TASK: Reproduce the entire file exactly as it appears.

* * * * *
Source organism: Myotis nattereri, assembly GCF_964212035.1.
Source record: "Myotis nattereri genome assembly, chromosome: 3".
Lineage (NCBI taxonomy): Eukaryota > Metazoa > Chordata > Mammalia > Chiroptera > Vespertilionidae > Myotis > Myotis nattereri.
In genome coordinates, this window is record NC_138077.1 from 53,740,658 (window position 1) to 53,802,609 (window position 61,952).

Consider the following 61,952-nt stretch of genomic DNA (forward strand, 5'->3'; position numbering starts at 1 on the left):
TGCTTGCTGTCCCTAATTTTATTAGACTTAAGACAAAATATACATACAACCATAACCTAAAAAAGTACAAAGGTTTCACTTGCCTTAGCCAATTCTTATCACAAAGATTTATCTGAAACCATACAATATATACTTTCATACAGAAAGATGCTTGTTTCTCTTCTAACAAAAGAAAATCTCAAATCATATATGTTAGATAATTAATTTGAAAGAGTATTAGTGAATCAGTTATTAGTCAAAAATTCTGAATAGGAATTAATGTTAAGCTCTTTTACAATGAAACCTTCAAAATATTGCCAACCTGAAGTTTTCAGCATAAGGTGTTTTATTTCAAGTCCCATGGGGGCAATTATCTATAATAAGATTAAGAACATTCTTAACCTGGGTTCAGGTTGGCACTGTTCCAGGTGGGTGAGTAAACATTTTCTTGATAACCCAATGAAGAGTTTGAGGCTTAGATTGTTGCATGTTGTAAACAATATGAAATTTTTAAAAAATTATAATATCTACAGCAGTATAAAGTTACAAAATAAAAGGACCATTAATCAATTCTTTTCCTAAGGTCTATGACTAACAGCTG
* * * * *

Source organism: Myotis nattereri, assembly GCF_964212035.1.
Source record: "Myotis nattereri genome assembly, chromosome: 3".
Lineage (NCBI taxonomy): Eukaryota > Metazoa > Chordata > Mammalia > Chiroptera > Vespertilionidae > Myotis > Myotis nattereri.
In genome coordinates, this window is record NC_138077.1 from 53,740,658 (window position 1) to 53,802,609 (window position 61,952).

Consider the following 61,952-nt stretch of genomic DNA (forward strand, 5'->3'; position numbering starts at 1 on the left):
TGCTTGCTGTCCCTAATTTTATTAGACTTAAGACAAAATATACATACAACCATAACCTAAAAAAGTACAAAGGTTTCACTTGCCTTAGCCAATTCTTATCACAAAGATTTATCTGAAACCATACAATATATACTTTCATACAGAAAGATGCTTGTTTCTCTTCTAACAAAAGAAAATCTCAAATCATATATGTTAGATAATTAATTTGAAAGAGTATTAGTGAATCAGTTATTAGTCAAAAATTCTGAATAGGAATTAATGTTAAGCTCTTTTACAATGAAACCTTCAAAATATTGCCAACCTGAAGTTTTCAGCATAAGGTGTTTTATTTCAAGTCCCATGGGGGCAATTATCTATAATAAGATTAAGAACATTCTTAACCTGGGTTCAGGTTGGCACTGTTCCAGGTGGGTGAGTAAACATTTTCTTGATAACCCAATGAAGAGTTTGAGGCTTAGATTGTTGCATGTTGTAAACAATATGAAATTTTTAAAAAATTATAATATCTACAGCAGTATAAAGTTACAAAATAAAAGGACCATTAATCAATTCTTTTCCTAAGGTCTATGACTAACAGCTG